If Gareth Barry was beginning to feel frazzled by a morning of media commitments at The Hawthorns, the message that popped up on Phil Neville’s iPad brought home the reason all this was happening. Neville was interviewing his former England team-mate for television and Barry was genuinely touched to be shown a recorded offer of congratulations from Ryan Giggs, who is only a vague acquaintance but had made contact to acknowledge the passing-on of his Premier League appearance record.
The handover will be formalised on Monday when Barry starts for West Bromwich Albion at Arsenal, making his 633rd top-flight outing and confirming his place in the modern history books. “I’m not going to argue with Ryan about trophies and things like that,” Barry says in response to some light ribbing from Giggs about the difficulty of their respective achievements. “It was lovely to hear from him. I’m aware he’s played in the old First Division before and collected a few more appearances than the 633. I’m also aware the Premier League started in 1992 and records existed before that too. I’m not here to say I’m top of the tree in English football history.”
I’m not going to argue with Ryan about trophies and things like that. It was lovely to hear from him
Permanent link to this article: https://www.theguardian.com/football/2017/sep/21/gareth-barry-ryan-giggs-appearance-record-west-bromwich-albion
The ex-Manchester United defender has taken up boxing – following in the footsteps of such sports multi-taskers as Victoria Pendleton, Ian Botham and Michael Jordan
When former footballer Paolo Maldini bowed out of his nascent tennis career after a solitary chastening afternoon on clay, he summed up the difficulties with the elegance of a man more used to taking effortless command of the defences of Italy and AC Milan.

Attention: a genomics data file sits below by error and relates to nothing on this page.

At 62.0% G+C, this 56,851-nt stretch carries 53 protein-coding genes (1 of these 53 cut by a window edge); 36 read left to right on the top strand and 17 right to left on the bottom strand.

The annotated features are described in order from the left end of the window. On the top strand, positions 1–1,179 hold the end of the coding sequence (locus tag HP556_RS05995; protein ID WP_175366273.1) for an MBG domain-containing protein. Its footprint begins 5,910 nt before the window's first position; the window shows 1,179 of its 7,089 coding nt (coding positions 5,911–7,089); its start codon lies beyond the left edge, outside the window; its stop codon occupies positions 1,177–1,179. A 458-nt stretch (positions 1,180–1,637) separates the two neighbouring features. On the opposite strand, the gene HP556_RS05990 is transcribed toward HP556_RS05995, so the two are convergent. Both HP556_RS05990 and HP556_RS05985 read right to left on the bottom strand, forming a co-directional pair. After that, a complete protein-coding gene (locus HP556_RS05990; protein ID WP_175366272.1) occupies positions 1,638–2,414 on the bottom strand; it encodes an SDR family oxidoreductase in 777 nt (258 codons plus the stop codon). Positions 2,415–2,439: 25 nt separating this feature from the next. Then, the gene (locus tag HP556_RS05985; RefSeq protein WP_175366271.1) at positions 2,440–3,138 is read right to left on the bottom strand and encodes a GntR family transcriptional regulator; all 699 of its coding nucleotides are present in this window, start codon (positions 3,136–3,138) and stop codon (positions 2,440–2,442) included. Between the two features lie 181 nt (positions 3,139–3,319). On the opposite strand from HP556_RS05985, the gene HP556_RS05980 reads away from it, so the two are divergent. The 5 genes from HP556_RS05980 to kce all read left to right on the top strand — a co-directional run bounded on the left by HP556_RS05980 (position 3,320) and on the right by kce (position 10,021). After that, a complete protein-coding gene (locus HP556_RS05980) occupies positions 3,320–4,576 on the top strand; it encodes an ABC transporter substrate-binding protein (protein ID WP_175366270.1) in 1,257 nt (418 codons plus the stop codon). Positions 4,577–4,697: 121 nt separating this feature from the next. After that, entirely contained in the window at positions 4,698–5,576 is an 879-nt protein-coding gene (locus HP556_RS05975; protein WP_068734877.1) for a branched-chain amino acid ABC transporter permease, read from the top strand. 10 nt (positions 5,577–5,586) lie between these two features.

“It was like writing a poem after studying years of maths,” Maldini said after suffering a 6-1, 6-1 doubles defeat at the Aspria Tennis Cup in June.
Permanent link to this article: https://www.theguardian.com/football/shortcuts/2017/sep/19/game-changers-rio-ferdinand-and-the-stars-who-swapped-sports
Manchester United overpower Everton thanks to Antonio Valencia and late strikes from Henrikh Mkhitaryan, Romelu Lukaku and Anthony Martial
No happy return for Rooney, then. Perhaps it should have been – he had a couple of presentable chances and the one just after half-time, in particular, will be replaying in his head all evening. United pulled clear at the end, not for the first time this season, and deserved the win although never by that margin. Everton were decent in the second half: they might wonder how a more proactive attitude from the start could have helped them.
United go joint-top, with an *identical* record to Man City. Everton are a deeply unsatisfactory 18th. Do we have the Mourinho-Guardiola battle this season that we were falsely promised before 2016/17? I’ll leave you with that question, and doubtless many others. Bye!